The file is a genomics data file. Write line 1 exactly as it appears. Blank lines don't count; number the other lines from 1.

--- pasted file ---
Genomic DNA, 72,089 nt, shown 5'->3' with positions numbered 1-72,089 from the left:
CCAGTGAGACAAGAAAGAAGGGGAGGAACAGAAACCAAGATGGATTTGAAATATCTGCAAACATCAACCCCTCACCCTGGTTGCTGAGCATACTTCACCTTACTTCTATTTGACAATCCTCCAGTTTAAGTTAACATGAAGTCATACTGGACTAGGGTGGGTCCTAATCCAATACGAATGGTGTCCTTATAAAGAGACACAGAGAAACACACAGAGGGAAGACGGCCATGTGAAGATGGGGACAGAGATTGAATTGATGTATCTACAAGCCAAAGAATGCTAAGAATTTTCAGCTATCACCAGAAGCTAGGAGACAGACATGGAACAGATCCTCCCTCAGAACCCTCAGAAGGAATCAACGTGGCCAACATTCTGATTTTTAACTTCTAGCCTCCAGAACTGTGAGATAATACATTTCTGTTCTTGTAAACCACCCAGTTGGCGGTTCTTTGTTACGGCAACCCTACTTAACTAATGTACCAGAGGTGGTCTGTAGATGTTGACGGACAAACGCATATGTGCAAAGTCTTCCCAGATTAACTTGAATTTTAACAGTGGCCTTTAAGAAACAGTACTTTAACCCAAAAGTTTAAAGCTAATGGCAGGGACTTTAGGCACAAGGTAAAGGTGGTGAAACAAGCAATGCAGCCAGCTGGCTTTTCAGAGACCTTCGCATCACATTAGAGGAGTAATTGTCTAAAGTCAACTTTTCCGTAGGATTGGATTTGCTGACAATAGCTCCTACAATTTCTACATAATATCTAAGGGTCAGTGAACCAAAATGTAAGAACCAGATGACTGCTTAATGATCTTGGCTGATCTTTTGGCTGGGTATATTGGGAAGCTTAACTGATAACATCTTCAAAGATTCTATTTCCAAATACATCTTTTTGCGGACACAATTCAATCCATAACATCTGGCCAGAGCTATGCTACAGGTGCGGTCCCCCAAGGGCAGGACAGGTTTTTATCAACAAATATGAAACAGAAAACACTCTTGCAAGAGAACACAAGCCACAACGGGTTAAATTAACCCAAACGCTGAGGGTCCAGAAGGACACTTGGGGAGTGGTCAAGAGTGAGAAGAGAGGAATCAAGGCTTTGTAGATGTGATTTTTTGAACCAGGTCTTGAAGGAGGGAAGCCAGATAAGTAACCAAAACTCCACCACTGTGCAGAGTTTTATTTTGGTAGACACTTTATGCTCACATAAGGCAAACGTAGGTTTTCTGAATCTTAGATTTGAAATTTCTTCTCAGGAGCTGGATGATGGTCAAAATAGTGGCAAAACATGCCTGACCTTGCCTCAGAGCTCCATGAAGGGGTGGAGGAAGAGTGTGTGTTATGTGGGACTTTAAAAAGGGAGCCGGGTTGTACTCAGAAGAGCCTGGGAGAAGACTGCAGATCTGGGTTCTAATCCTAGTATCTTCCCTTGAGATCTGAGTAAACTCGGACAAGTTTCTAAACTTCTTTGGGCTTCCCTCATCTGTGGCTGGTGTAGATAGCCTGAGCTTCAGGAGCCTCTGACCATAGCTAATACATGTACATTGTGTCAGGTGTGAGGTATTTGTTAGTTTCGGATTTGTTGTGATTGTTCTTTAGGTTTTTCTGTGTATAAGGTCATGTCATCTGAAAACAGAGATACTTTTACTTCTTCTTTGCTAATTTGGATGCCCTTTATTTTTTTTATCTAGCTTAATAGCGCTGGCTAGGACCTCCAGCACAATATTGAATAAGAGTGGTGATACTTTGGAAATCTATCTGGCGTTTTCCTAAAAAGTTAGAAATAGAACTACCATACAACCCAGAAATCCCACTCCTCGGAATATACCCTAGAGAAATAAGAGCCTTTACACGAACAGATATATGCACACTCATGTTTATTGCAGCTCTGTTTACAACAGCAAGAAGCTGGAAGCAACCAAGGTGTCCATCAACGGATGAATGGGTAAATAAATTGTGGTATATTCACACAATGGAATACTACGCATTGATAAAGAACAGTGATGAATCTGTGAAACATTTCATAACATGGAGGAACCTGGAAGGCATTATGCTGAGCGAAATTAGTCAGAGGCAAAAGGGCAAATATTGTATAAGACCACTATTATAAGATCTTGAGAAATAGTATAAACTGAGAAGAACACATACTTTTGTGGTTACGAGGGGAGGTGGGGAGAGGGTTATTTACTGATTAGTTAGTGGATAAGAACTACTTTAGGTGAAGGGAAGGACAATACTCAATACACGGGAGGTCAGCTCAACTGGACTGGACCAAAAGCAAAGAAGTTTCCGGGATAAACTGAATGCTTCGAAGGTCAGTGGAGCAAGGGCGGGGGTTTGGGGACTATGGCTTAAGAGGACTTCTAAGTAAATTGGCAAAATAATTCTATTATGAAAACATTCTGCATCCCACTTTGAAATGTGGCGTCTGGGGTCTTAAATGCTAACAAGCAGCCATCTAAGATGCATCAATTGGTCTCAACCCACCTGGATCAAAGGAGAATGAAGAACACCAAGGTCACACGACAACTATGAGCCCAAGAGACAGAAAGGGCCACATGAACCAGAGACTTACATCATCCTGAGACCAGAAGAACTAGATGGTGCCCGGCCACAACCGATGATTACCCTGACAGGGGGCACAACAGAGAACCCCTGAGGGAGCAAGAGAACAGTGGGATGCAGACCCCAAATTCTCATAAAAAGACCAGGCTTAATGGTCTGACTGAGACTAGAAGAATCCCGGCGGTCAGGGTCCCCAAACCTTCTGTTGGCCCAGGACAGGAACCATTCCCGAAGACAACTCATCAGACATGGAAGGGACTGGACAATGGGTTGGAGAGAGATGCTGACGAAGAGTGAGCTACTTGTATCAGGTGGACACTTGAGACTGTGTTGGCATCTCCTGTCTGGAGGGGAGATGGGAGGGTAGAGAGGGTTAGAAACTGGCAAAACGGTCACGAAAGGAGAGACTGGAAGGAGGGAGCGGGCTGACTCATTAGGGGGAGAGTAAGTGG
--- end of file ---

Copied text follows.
Genomic DNA, 72,089 nt, shown 5'->3' with positions numbered 1-72,089 from the left: